Thanks again.

Hi. Welcome to Bytes!

As you say, mixing JavaScript and PHP in the way you do is not possible, JavaScript being executed on the client browser while PHP is executed on the server.

From PHP's point of view, there is no difference between HTML or JavaScript, or even Images or binary data for that matter. It's all just output.

The best way to have JavaScript call PHP directly would be to use AJAX.
An AJAX request would be able to call a PHP page on the server, get it's response, and print it directly to the page, without ever having to refresh or redirect.

Consider this example.
Expand|Select|Wrap|Line Numbers
  1. # File: rand.php
  2. <?php
  3. echo mt_rand(0, 100);
  4. ?>
  5.  
Expand|Select|Wrap|Line Numbers
  1. # File index.html
  2. <html>
  3. <head>
  4.   <script type="text/javascript">
  5.     function GetRandom() {
  6.          // Create and initialize xmlHttpRequest
  7.       var request = null;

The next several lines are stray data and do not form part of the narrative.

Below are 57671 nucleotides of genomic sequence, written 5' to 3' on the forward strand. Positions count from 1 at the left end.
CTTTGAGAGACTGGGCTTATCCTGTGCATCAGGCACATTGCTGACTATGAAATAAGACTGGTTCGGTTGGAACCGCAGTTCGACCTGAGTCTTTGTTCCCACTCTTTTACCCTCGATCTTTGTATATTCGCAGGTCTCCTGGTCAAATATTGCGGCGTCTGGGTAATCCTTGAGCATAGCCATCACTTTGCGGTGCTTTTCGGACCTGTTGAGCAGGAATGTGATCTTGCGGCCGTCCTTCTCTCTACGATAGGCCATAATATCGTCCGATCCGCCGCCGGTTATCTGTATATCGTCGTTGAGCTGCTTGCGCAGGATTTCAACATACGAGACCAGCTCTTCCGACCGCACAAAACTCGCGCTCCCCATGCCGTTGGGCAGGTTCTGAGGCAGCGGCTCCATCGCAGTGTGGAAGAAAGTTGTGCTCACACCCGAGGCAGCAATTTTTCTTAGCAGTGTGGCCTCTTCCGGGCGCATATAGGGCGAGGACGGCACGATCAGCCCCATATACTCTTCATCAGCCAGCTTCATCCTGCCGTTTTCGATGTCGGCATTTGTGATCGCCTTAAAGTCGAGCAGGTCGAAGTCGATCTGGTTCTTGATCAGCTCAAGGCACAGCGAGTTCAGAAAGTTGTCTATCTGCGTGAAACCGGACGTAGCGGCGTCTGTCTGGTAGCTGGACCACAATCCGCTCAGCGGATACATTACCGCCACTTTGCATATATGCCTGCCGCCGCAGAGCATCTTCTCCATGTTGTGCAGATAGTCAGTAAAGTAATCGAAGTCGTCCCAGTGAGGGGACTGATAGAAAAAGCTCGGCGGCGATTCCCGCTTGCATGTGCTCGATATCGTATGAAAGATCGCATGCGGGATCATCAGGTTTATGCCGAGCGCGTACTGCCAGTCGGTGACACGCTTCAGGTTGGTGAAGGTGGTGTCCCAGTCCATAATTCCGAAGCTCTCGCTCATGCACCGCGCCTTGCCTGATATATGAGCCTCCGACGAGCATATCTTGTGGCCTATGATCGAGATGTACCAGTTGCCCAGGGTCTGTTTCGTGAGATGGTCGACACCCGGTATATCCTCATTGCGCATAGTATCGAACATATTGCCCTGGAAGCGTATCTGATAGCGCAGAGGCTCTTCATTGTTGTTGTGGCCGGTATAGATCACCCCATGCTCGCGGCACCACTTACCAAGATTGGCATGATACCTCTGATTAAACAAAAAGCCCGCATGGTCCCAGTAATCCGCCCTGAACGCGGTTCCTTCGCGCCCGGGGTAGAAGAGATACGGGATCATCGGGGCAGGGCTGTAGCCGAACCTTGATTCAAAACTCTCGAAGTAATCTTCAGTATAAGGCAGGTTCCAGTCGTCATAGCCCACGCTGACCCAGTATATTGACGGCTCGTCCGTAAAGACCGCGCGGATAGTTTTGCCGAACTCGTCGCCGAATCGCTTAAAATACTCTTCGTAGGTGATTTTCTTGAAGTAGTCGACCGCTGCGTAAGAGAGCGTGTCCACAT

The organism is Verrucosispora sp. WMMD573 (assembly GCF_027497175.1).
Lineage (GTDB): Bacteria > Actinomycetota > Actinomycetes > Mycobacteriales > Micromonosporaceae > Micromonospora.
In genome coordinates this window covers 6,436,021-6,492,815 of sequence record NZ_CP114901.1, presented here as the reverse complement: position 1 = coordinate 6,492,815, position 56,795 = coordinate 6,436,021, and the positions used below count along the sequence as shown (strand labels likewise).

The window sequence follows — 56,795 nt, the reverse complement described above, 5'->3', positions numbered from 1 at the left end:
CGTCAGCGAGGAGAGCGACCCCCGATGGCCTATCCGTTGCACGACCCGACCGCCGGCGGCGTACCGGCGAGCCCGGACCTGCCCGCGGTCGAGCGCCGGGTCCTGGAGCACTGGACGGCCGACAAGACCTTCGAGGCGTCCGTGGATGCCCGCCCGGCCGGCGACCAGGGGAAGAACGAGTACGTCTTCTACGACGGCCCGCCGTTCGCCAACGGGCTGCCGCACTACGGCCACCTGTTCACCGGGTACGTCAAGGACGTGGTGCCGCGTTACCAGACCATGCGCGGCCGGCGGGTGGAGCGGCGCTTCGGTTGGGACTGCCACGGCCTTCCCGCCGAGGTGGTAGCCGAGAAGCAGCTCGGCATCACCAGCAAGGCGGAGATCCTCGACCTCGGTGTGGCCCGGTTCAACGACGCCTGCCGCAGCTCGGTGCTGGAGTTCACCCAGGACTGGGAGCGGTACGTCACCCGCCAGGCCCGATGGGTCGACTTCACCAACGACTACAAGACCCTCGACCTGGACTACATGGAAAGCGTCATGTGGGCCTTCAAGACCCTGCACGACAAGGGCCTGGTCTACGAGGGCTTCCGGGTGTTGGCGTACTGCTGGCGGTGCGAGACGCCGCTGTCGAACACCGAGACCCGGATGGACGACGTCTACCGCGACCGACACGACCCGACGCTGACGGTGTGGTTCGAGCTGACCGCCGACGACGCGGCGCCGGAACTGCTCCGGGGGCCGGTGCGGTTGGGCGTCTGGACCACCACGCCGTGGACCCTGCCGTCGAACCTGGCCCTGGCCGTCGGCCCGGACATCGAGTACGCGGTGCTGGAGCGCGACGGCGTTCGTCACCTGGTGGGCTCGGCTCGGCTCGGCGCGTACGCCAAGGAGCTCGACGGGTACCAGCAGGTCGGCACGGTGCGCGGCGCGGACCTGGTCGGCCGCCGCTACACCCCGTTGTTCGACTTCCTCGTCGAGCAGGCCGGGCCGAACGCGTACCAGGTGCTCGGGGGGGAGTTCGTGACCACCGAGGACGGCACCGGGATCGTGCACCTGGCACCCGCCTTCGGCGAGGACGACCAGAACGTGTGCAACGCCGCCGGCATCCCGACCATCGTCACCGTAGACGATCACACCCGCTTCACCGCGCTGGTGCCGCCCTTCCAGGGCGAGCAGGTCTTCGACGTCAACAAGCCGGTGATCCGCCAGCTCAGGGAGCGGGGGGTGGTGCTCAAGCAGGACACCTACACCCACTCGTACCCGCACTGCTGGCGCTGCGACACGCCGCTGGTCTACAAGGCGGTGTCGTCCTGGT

8.  
  9.       if (window.XMLHttpRequest) { // Mozilla/Safari
  10.           request = new XMLHttpRequest();
  11.       }
  12.       else if (window.ActiveXObject) { // IE
  13.           request = new ActiveXObject("Microsoft.XMLHTTP");
  14.       }
  15.  
  16.       // Define how to handle the response
  17.       request.onreadystatechange = function() {
  18.             // Readystate 4 means it's been received
  19.           if (request.readyState == 4) {
  20.               document.getElementById('outputBox').innerHTML = request.responseText;    
  21.           }
  22.       }
  23.  
  24.       // Send the request
  25.       request.open("GET", "rand.php", true);
  26.       request.send(null);
  27.     }
  28.   </script>
  29.  
  30. </head>
  31.  
  32. <body>
  33.   <div id="outputBox">Nothing fetched yet</div><br />
  34.   <button onclick="javascript: GetRandom();">Get randon number</button>
  35. </body>
  36. </html>
  37.  
This just has the JavaScript code send a AJAX request for "rand.php", and prints the result of that into the <div>.

It's pretty useless as such, but you get the picture.
Aug 11 '08 #3